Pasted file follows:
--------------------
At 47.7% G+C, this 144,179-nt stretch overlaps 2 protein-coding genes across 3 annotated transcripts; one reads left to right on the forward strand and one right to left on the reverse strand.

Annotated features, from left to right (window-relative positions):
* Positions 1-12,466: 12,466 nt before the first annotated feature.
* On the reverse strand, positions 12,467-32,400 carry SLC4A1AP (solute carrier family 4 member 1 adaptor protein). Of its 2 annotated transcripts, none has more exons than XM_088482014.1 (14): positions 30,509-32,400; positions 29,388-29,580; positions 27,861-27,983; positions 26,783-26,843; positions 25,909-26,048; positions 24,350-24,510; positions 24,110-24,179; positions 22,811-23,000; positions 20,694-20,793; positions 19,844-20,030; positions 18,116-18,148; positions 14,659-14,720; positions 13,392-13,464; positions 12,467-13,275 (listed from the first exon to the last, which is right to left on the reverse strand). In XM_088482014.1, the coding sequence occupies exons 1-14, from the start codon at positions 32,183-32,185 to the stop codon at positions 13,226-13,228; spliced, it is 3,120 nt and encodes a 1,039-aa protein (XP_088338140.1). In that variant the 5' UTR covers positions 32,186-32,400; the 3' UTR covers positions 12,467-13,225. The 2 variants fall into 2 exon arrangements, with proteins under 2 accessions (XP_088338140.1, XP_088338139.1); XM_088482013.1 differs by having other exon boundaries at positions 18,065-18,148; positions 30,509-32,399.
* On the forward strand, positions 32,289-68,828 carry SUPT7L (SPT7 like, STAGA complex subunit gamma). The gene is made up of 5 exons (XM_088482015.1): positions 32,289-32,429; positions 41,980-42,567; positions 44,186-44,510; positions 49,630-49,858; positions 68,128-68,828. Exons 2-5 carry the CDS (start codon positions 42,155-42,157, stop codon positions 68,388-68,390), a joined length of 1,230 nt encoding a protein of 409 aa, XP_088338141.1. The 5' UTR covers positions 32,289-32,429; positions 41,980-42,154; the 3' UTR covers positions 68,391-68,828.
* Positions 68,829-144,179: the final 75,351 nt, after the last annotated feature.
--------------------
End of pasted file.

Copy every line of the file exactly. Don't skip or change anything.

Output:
At 47.7% G+C, this 144,179-nt stretch overlaps 2 protein-coding genes across 3 annotated transcripts; one reads left to right on the forward strand and one right to left on the reverse strand.

Annotated features, from left to right (window-relative positions):
* Positions 1-12,466: 12,466 nt before the first annotated feature.
* On the reverse strand, positions 12,467-32,400 carry SLC4A1AP (solute carrier family 4 member 1 adaptor protein). Of its 2 annotated transcripts, none has more exons than XM_088482014.1 (14): positions 30,509-32,400; positions 29,388-29,580; positions 27,861-27,983; positions 26,783-26,843; positions 25,909-26,048; positions 24,350-24,510; positions 24,110-24,179; positions 22,811-23,000; positions 20,694-20,793; positions 19,844-20,030; positions 18,116-18,148; positions 14,659-14,720; positions 13,392-13,464; positions 12,467-13,275 (listed from the first exon to the last, which is right to left on the reverse strand). In XM_088482014.1, the coding sequence occupies exons 1-14, from the start codon at positions 32,183-32,185 to the stop codon at positions 13,226-13,228; spliced, it is 3,120 nt and encodes a 1,039-aa protein (XP_088338140.1). In that variant the 5' UTR covers positions 32,186-32,400; the 3' UTR covers positions 12,467-13,225. The 2 variants fall into 2 exon arrangements, with proteins under 2 accessions (XP_088338140.1, XP_088338139.1); XM_088482013.1 differs by having other exon boundaries at positions 18,065-18,148; positions 30,509-32,399.
* On the forward strand, positions 32,289-68,828 carry SUPT7L (SPT7 like, STAGA complex subunit gamma). The gene is made up of 5 exons (XM_088482015.1): positions 32,289-32,429; positions 41,980-42,567; positions 44,186-44,510; positions 49,630-49,858; positions 68,128-68,828. Exons 2-5 carry the CDS (start codon positions 42,155-42,157, stop codon positions 68,388-68,390), a joined length of 1,230 nt encoding a protein of 409 aa, XP_088338141.1. The 5' UTR covers positions 32,289-32,429; positions 41,980-42,154; the 3' UTR covers positions 68,391-68,828.
* Positions 68,829-144,179: the final 75,351 nt, after the last annotated feature.